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On the other hand, the Yatai Group, a conglomerate based in China’s Jilin Province, announced last week that it had signed a 50-year contract with Rason officials to build a sprawling complex around Unsang Harbor to produce cement, concrete and mortar.

Rason, which encompasses the cities of Rajin and Sonbong, sits in the far northeastern tip of North Korea, with Russia on one side and China on the other.

It was earmarked in 1991 as a special economic zone, with officials seeing promise in building factories for manufacturing and expanding the Rajin port for shipping. However, little was done to develop Rason until North Korean authorities amended laws in 2010 to give the region some autonomy from Pyongyang, drafted new laws last year to make it easier for foreigners to conduct business and signed a pact with China to jointly develop the zone.

Mr. Abrahamian said Rason officials told him last year that 80 percent of decisions are made locally, 20 percent in Pyongyang, with North Korean firms given the latitude to negotiate and conclude deals with foreign partners on their own before seeking final approval from the government.

A joint economic zone was set up in 2004 in the city of Kaesong near the Demilitarized Zone to do business with South Korean firms. Seoul was a main trading partner for North Korea until the South Korean government forbade nearly all exchanges in 2010 following the deadly sinking of a ship that Seoul blames on Pyongyang. About 120 South Korean firms still operate in Kaesong.

There are signs of progress in construction in Rason, including a paved road from the Chinese city of Yanji. Railroad lines linking Rason to Russia and power substations are under construction, while piers are being rebuilt and expanded.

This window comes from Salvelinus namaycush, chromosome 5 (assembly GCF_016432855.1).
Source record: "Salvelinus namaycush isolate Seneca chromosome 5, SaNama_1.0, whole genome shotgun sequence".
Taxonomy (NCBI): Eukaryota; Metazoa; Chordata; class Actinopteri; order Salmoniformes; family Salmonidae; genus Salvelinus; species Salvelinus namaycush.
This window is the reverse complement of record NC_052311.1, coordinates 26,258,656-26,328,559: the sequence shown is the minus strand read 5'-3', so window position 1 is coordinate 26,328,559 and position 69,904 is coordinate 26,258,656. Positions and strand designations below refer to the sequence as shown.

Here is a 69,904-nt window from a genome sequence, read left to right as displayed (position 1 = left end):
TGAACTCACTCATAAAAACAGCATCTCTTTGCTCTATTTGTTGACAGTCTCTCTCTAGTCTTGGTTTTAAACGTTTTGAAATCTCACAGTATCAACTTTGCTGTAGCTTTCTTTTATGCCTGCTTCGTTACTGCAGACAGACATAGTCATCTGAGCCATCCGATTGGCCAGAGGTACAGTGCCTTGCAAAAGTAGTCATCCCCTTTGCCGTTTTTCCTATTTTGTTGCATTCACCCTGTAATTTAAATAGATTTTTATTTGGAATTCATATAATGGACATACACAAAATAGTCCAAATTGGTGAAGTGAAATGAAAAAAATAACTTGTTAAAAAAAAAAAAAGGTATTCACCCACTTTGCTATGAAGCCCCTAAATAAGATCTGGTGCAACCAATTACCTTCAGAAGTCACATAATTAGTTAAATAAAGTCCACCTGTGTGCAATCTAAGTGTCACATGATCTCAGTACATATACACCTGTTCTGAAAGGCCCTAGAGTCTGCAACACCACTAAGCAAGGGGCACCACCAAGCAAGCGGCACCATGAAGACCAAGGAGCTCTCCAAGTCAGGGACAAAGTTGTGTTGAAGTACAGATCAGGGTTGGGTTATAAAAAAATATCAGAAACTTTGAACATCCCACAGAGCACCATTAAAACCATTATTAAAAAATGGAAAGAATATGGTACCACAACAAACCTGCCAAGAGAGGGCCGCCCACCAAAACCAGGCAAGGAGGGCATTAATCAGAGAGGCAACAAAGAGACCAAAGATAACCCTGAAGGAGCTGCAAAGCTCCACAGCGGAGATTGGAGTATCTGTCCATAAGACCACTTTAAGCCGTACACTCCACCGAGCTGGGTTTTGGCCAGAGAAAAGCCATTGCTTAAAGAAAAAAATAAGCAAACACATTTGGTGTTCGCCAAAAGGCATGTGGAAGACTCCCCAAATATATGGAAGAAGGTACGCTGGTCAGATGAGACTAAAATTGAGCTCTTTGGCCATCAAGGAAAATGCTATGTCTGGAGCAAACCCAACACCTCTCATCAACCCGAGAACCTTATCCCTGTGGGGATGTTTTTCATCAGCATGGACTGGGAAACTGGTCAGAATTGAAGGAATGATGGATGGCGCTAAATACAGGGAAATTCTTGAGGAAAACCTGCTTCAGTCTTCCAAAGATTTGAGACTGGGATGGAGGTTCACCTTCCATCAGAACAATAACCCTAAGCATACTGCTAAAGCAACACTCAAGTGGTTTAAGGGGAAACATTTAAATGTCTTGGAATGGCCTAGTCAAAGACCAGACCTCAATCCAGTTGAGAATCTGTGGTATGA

A model of the future Rason International Commercial Trade Center showed rows of modern buildings sparkling with lights, as well as cars parked under street lamps along tree-lined streets. But Rason has a long way to go, including providing such basics as international banking, Internet and even a reliable power supply.

“I’d like to see some concrete evidence of the deals to provide electricity from the Chinese side of the border,” said Mr. Abrahamian, who spoke from Yanji on Sunday before heading to Rason. “They still apparently have power outages with some regularity. Getting a secure and steady supply of electricity is obviously huge.”

Some 110 companies from 11 countries have booths at the four-day event, Rason’s second international trade fair, organizers told the Associated Press. Chinese companies dominate the exhibition hall.

While the big goods are parked outside, exhibitors inside are showing off everything from toys to medicine, clothes to household appliances made in countries as far away as the Czech Republic and France and as close as factories in Rason. One American is selling T-shirts not far from a North Korean clothing company.

“All these products you see are made or manufactured by our company, and they now are exported to more than 13 countries around the world,” said Pak Kyong-ok, a Rason Hyesong official. “Our products are popular.”

Bob Granger, a British entrepreneur, had something else in mind: a coffee shop in Rason.

“We would like to open in this area, not in the capital, Pyongyang,” said Mr. Granger, managing partner of the Green Apple cafe in Tumen, China, as North Koreans sampled his coffee. “We’d like to be bit out in the country meeting the people.”

Associated Press photographer Kim Kwang Hyon in Rason, researcher Flora Ji in Beijing and business writer Youkyung Lee in Seoul contributed to this report.